For the last few weeks the issue of the federal government’s plan to conditionally fund aboriginal housing has dominated the news (well, the news from the reputable and comprehensive ABC at least).

Their plan (as far as the current situation in Alice Springs is concerned) appears to be this: The government has $60 million earmarked for housing needs in town camps in and around Alice Springs to do things like build new homes, provide mains water access and appropriate plumbing to all homes, mains electricity and all the rest of it, except that the money comes with a significant condition attached: The traditional owners have to sign the land over to the Northern Territory government on a 99 year lease.

In other words, “We’ll build you houses, as long as you relinquish your right to live in them”.

I’m not the most savvy person when it comes to property law or the funding of housing, but there doesn’t appear to be any real reason for the government to impose this condition. Why not just spend that $60 million as Brough claims he so dearly wants to? Why make the residents of Tangentyere possibly give up their traditional land before allocating much-needed funds? Does the ownership of the land affect how the money is spent in any prohibitive manner? If not, then this is merely blackmail.

Some have even gone as far to suggest the 99 year leases breach human rights in that they demand unreasonable concessions on behalf of traditional owners with respect to their land in return for basic services that should ordinarily be guaranteed by the government.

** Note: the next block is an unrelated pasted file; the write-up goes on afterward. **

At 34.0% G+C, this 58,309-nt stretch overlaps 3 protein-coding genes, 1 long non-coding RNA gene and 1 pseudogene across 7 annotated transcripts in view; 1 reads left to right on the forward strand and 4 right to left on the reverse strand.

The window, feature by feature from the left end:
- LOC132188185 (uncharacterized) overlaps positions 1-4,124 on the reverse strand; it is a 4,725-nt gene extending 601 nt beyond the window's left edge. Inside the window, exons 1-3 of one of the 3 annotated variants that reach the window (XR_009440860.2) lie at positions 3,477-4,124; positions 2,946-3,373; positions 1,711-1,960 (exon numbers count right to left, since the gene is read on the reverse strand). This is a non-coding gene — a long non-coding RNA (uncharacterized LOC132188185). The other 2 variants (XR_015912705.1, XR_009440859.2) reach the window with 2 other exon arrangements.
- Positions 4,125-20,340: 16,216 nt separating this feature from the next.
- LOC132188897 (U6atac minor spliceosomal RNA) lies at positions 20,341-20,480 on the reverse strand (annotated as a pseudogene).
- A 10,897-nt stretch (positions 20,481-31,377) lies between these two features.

To be honest, I cannot see the pragmatic reason for imposing such a condition. But here’s a conspiracy theorist’s attempt: Those in the government don’t want to spend that money, but they don’t want to be accused of being stingy, so they impose conditions that they know the traditional owners will reject (not without very good reason either) so that they can say “It’s their fault, we gave them a chance”. Alternatively, they see indigenous ownership of land as a threat to their power and are now using the funding to blackmail them out of the land rights that they fought tooth and nail for.



I think I should include this quote from The Aboriginal and Torres Strait Islander Social Justice Commissioner Tom Calma (How’s that for an anarthrous NP?), which surmises the government’s position with respect to traditional owners all around the country (from here):

Indigenous people are saying not only in Alice Springs in the town camps but in the other areas where the Minister has gone around – in Tiwi, Hopevale et cetera – is that they are being encouraged, forced, coerced into making decisions with limited information and within timeframes that’s not allowing them to really sit down and digest and understand the ramifications.

Governance shouldn’t be about coercing constituents to do things that they shouldn’t have to, to receive the funding that is rightfully theirs anyway.